Going a step further from our previous series BEGIN Japanology, host Peter Barakan visits experts in various fields to show Japanese culture from a new perspective.
Runtime: 30 minutes
Japanology Plus - History of sushi - Netflix
The history of sushi began with paddy fields in Asia, where fish was fermented with salt and rice, after which the rice was discarded. The dish is today known as narezushi, and was introduced to Japan around the Yayoi period. In the Muromachi period, people began to eat the rice as well as the fish. During the Edo period, vinegar rather than fermented rice began to be used. In pre-modern times and modern times, it has become a form of fast food strongly associated with Japanese culture.
Japanology Plus - United States - Netflix
Sushi was already being served in the United States by the early 1900s, following an influx of Japanese immigration after the Meiji Restoration. The first sushi shop in the U.S. reportedly opened in 1906 in the Little Tokyo neighborhood of Los Angeles. H.D. Miller, food historian of Lipscomb University has written that a wave of Japanophilia in American high society resulted in the serving of sushi at social functions. Popularity of Japanese food peaked ca. 1905 when it was being served at Japanese-themed social gatherings across the United States, including in mid-western cities such as Minneapolis, Minnesota, St. Louis, Missouri and Bismarck, North Dakota. According to Miller, the earliest published mention of sushi eaten by an American, in America, was an August 18, 1904 article in the Los Angeles Herald about a luncheon served in Santa Monica by the socialite Fern Dell Higgins. Several years later, a wave of anti-Japanese nativism sentiments and restrictions on Japanese immigration, starting with the Gentlemen's Agreement of 1907, caused a subsequent decline in the acceptance of Japanese cuisine. After the outbreak of World War II, Japanese-American restaurants on the West Coast were generally forced to close and sell off their businesses due to internment orders on their proprietors. One restaurant that reopened after the war to serve sushi was Matsuno Sushi (Matsu-no-sushi) in Little Tokyo, Los Angeles. This restaurant had been in business at least since 1938 or 1939, and by 1949, it was back serving sushi (featuring local bluefin tuna) for lunch. But the maki and inari they served was not shaped by hand by trained chefs, but molded in cookie-cutters. The Kawafuku restaurant in Little Tokyo has been credited with being the “first true sushi bar” in the United States, that is to say, the first to serve sushi from a trained sushi chef in the country. Some sources accept the claim made by a man named Noritoshi Kanai that he was the person instrumental in persuading Kawafuku's owner to start the sushi section. Kanai has also claimed to be the person who coined the term “sushi bar”. Kanai headed the Tokyo-based arm of Mutual Trading, an importer of Japanese food ingredients that served Kawafuku and other restaurants. The first sushi chef in America according to this account was Shigeo Saito, and some sources paint the chef as the principal figure who brought real sushi to the U.S. The California roll was invented in Los Angeles by substituting a slice of avocado for the seasonal toro (fatty tuna) in a traditional maki roll.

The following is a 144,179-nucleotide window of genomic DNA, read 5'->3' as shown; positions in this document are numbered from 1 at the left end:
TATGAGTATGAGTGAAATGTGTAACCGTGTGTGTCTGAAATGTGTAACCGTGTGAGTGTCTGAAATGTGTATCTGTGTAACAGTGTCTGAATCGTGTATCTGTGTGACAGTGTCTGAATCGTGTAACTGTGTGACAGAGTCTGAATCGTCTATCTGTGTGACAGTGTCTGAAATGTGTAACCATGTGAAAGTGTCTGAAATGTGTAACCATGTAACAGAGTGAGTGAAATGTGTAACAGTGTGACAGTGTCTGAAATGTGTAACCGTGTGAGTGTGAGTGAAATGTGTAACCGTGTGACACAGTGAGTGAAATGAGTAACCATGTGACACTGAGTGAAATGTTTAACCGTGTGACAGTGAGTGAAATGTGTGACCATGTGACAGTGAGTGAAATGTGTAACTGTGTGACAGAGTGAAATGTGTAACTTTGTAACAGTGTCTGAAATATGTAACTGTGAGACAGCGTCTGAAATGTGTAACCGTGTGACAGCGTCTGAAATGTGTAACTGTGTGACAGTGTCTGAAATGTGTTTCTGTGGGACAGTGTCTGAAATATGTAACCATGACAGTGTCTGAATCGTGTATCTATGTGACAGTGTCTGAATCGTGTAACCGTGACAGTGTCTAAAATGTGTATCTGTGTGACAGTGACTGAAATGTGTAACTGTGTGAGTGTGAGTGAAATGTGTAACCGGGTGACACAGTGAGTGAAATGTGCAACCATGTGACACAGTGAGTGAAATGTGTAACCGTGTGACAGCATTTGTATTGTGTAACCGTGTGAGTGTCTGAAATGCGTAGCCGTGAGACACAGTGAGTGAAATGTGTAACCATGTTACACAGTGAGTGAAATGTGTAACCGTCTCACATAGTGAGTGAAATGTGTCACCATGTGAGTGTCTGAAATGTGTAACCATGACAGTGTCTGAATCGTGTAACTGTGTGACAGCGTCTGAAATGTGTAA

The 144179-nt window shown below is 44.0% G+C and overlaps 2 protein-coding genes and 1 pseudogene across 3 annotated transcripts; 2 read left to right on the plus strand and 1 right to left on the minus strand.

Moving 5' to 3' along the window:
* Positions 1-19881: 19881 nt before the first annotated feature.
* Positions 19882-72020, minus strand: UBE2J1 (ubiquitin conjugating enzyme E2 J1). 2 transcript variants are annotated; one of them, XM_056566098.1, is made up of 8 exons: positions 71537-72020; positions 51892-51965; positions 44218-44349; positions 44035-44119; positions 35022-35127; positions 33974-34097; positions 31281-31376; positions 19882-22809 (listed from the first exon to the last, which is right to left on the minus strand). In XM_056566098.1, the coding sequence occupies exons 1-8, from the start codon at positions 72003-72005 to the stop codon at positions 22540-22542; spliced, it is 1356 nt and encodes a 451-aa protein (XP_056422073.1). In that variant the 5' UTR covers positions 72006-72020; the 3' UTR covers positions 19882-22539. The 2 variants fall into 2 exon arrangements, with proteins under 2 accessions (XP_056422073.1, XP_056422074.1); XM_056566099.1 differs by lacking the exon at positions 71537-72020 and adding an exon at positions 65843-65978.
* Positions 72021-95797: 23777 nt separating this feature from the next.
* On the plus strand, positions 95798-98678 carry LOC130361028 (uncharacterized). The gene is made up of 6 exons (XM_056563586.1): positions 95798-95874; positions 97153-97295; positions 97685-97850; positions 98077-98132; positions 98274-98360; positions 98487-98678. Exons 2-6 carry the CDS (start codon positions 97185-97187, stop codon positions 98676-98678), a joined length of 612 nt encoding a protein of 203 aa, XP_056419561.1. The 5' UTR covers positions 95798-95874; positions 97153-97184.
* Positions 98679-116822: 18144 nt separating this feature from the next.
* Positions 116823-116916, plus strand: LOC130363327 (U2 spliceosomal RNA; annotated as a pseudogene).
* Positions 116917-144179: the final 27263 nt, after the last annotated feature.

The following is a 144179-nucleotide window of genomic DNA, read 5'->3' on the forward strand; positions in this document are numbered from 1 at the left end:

Japanology Plus - References - Netflix